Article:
In late 2004, a roadside bomb in Fallujah tragically took the life of 20-year-old Marine Lance Corporal Justin Ellsworth.
And it fell to his family to conduct the painful process of wrapping up his estate. But his father, a police sergeant named John, ran into an unfortunate problem . . . because Justin’s email provider, Yahoo, wouldn’t give John access to his deceased son’s email account.
“He was keeping a journal of sorts to put together for future history,” John Ellsworth told BBC News. “He wanted to make sure that his generation, as well as following generations, has actual words from somebody who was there.”
So you can see why his father was so eager to gain access to those emails.
Finally, after a protracted court battle, Yahoo relented and provided the grieving father with a printed transcript of Justin’s emails. But is there some way to prevent this problem in your own estate planning?
And, as our online lives continue to expand, this issue concerns far more than access to an email address . . . Because your picture albums, social networking accounts, online brokerage, PayPal funds, twitter feeds, and even digital currencies like bitcoin all reside online.
So what happens if you pass away or suffer a major disability? You might want to make sure ahead of time that your loved ones can access those accounts. Whether you want those accounts closed, or if you simply want your loved ones to have access to them, you’ve got to prepare ahead of time.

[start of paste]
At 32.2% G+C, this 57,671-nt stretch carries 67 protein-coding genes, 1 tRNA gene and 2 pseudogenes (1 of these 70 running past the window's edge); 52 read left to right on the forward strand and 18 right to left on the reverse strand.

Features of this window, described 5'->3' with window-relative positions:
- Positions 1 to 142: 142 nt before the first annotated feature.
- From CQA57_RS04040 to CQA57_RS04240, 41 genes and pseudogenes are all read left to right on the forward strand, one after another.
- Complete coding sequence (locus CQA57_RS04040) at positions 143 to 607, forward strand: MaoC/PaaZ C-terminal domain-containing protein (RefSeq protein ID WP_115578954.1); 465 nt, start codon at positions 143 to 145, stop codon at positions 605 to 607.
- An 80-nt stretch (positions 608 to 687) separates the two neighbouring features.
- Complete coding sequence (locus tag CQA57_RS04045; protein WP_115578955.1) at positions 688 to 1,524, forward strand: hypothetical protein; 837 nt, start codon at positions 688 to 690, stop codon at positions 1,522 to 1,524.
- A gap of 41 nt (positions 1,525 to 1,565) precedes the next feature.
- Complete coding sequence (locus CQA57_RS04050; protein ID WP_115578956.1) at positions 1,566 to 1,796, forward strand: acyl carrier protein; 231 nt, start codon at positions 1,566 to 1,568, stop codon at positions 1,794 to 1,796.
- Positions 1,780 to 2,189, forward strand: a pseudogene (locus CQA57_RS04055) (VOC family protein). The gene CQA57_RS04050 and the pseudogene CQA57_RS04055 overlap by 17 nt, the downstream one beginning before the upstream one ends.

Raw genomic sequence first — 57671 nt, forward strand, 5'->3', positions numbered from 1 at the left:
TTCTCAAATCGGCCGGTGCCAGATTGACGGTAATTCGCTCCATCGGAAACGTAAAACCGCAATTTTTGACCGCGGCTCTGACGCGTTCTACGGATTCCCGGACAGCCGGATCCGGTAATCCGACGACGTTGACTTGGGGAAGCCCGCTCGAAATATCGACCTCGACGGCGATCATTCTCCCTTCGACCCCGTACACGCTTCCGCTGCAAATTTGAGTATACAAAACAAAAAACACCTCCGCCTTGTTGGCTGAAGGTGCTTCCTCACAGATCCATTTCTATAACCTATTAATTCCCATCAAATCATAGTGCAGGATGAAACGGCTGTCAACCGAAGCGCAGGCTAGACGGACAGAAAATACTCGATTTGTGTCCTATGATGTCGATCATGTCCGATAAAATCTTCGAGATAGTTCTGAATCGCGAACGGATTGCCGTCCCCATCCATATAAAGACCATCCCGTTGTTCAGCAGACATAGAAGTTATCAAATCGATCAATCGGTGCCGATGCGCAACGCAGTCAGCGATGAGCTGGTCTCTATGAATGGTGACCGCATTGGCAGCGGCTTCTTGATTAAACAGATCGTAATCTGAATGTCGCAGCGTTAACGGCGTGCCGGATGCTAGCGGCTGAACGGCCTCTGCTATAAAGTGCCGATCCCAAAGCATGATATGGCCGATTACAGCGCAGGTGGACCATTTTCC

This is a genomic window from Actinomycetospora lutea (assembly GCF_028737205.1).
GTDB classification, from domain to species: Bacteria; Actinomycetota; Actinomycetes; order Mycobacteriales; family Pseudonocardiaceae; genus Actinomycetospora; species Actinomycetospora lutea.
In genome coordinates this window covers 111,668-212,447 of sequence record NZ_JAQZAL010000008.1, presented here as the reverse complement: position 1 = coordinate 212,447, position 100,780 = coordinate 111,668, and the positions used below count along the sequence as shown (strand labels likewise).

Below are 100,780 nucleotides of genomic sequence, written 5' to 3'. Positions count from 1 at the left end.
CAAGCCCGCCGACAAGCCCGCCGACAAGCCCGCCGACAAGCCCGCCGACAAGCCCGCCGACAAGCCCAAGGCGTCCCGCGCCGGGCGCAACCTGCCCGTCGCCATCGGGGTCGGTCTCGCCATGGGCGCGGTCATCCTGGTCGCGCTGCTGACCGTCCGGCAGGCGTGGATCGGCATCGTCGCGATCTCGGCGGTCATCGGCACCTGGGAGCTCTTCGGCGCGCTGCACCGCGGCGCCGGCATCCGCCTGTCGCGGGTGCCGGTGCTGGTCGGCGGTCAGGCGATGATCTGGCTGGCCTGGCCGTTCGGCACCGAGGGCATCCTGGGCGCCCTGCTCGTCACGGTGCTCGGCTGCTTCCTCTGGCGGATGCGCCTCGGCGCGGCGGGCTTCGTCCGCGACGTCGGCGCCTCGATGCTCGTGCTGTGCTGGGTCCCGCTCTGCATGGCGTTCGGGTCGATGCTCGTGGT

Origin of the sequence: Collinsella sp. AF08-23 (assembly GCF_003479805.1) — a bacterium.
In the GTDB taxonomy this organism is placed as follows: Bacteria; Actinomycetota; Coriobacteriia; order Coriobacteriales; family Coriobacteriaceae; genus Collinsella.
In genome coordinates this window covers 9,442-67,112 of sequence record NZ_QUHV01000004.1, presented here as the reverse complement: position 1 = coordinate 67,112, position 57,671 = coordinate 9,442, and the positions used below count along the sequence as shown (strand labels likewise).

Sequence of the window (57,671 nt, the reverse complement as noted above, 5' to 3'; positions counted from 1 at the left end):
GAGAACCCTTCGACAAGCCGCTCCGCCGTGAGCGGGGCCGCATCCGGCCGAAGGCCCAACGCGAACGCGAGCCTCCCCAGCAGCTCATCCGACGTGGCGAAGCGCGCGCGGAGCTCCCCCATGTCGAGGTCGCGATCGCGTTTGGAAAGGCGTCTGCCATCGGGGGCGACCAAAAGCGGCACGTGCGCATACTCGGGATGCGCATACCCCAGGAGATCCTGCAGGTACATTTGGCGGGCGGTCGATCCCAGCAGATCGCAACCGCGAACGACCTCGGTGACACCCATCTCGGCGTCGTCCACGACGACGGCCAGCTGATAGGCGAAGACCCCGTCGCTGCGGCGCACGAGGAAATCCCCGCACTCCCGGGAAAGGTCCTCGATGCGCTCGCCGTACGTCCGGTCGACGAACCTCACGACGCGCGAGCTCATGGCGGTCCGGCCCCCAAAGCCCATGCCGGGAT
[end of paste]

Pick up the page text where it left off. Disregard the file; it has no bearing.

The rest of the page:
Fortunately, you can make this entire process much easier with some simple preparation. Because you can make plans for your “digital assets” just like you can for your physical assets.
The thing is, different sites often have different terms and conditions for this type of situation. For instance, Google has a specific setting for a deceased or disabled user called “inactive status.” A user can apply this setting to allow for a successor user. It will even email the successor if the account is inactive for six months.
You’ll also want to make sure your will and power of attorney specifically address digital accounts and assets. After that, you ought to inventory what you own and use online . . . Everything from books, to digital currency, social media, shopping accounts, brokerage, bank accounts and email.
Third, keep a secure, encrypted user and password list for each computer, device or website. Roboform, 1Password, Last Pass and Keeper are all trusted software apps for discrete password management.
Lastly, make sure only a trustworthy person has access to this information. Someone such as your Executor or Attorney in Fact may be a good choice.
Right now, many states are working on a Uniform Digital Estate Law. Hopefully, these uniform laws will make the process clear and fair to all. But until that happens, you should start your planning now to assure you control your digital estate.
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